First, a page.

I’m still struggling to understand why the derivative of sine only works for radians. I had always thought that radians and degrees were both arbitrary units of measurement, and just now I’m discovering that I’ve been wrong all along! I’m guessing that when you differentiate sine, the step that only works for radians is when you replace sin(dx) with just dx, because as dx approaches 0 then sin(dx) equals dx because sin(θ) equals θ. But isn’t the same true for degrees? As dx approaches θ degrees then sin(dxdegrees) still approaches 0. But I’ve come to the understanding that sin(dxdegrees) approaches 0 almost 60 times slower, so if sin(dxradians) can be replaced with dx then sin(dxdegrees) would have to be replaced with (π/180) times dx degrees.

But the question remains of why it works perfectly for radians. How do we know that we can replace sin(dx) with just dx without any kind of conversion applied like we need for degrees? It’s not good enough to just say that we can see that sin(dx) approaches dx as dx gets very small. Mathematically we can see that sin(.00001) is pretty darn close to 0.00001 when we’re using radians. But let’s say we had a unit of measurement “sixths” where there are 6 of them in a full circle, pretty close to radians. It would also look like sin(dxsixths) approaches dx when it gets very small, but we know we’d have to replace sin(dxsixths) with (π/3)dx sixths when differentiating. So how do we know that radians work out so magically, and why do they?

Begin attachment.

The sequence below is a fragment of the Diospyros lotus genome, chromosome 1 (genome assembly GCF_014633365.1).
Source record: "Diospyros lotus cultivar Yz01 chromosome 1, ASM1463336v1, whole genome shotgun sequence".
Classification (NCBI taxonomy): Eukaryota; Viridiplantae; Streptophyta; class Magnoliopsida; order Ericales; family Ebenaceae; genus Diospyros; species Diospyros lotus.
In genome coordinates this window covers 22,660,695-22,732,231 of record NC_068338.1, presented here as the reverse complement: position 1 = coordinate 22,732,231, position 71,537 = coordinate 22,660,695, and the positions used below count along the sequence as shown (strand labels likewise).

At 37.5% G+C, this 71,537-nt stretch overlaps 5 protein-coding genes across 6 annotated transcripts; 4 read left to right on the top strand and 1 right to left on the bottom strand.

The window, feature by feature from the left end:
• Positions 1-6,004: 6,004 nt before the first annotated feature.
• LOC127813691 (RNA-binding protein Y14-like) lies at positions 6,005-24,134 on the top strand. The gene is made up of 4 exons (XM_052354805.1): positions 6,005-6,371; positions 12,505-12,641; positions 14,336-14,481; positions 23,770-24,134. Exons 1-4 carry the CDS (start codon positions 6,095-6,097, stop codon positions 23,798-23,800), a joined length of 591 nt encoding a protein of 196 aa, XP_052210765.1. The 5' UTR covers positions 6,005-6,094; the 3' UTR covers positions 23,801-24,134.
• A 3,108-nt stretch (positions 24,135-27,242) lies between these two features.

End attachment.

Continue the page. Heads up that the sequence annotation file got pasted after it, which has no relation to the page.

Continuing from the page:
I’ve read the answers to this question and followed the links, and no, they don’t answer my question.

**Answer**

Radians, unlike degrees, are not arbitrary in an important sense.

The circumference of a unit circle is 2\pi; an arc of the unit circle subtended by an angle of \theta radians has arc length of \theta.

With these ‘natural’ units, the trigonometric functions behave in a certain way. Particularly important is

\lim_{x\to 0} \frac{\sin x}{x} = 1 \quad\quad – (*)

Now study the derivative of \sin at x = a:

\lim_{x \to a} \frac{\sin x – \sin a}{x-a} = \lim_{x \to a}\left( \frac{\sin\left(\frac{x-a}{2}\right)}{(x-a)/2}\cdot \cos\left(\frac{x+a}{2}\right)\right)

This limit is equal to \cos a precisely because of the limit (*). And (*) is quite different in degrees.

**Attribution***Source : Link , Question Author : Kyle Delaney , Answer Author : Simon S*